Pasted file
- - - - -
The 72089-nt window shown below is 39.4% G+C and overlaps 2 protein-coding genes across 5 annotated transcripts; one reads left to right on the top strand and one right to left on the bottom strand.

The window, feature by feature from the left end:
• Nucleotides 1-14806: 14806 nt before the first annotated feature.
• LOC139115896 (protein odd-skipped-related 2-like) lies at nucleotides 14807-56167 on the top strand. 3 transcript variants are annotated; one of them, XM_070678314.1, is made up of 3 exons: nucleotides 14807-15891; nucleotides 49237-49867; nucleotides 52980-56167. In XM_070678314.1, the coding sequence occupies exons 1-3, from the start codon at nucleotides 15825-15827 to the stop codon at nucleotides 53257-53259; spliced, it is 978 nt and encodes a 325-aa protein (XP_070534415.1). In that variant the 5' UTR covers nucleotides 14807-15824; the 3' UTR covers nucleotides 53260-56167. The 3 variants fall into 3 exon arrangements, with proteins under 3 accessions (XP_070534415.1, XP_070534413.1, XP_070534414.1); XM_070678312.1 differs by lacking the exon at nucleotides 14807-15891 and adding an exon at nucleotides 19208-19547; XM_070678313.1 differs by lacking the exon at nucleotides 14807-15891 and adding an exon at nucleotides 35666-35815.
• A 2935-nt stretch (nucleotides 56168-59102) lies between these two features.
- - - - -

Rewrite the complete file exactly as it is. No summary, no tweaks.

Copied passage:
The 72089-nt window shown below is 39.4% G+C and overlaps 2 protein-coding genes across 5 annotated transcripts; one reads left to right on the top strand and one right to left on the bottom strand.

The window, feature by feature from the left end:
• Nucleotides 1-14806: 14806 nt before the first annotated feature.
• LOC139115896 (protein odd-skipped-related 2-like) lies at nucleotides 14807-56167 on the top strand. 3 transcript variants are annotated; one of them, XM_070678314.1, is made up of 3 exons: nucleotides 14807-15891; nucleotides 49237-49867; nucleotides 52980-56167. In XM_070678314.1, the coding sequence occupies exons 1-3, from the start codon at nucleotides 15825-15827 to the stop codon at nucleotides 53257-53259; spliced, it is 978 nt and encodes a 325-aa protein (XP_070534415.1). In that variant the 5' UTR covers nucleotides 14807-15824; the 3' UTR covers nucleotides 53260-56167. The 3 variants fall into 3 exon arrangements, with proteins under 3 accessions (XP_070534415.1, XP_070534413.1, XP_070534414.1); XM_070678312.1 differs by lacking the exon at nucleotides 14807-15891 and adding an exon at nucleotides 19208-19547; XM_070678313.1 differs by lacking the exon at nucleotides 14807-15891 and adding an exon at nucleotides 35666-35815.
• A 2935-nt stretch (nucleotides 56168-59102) lies between these two features.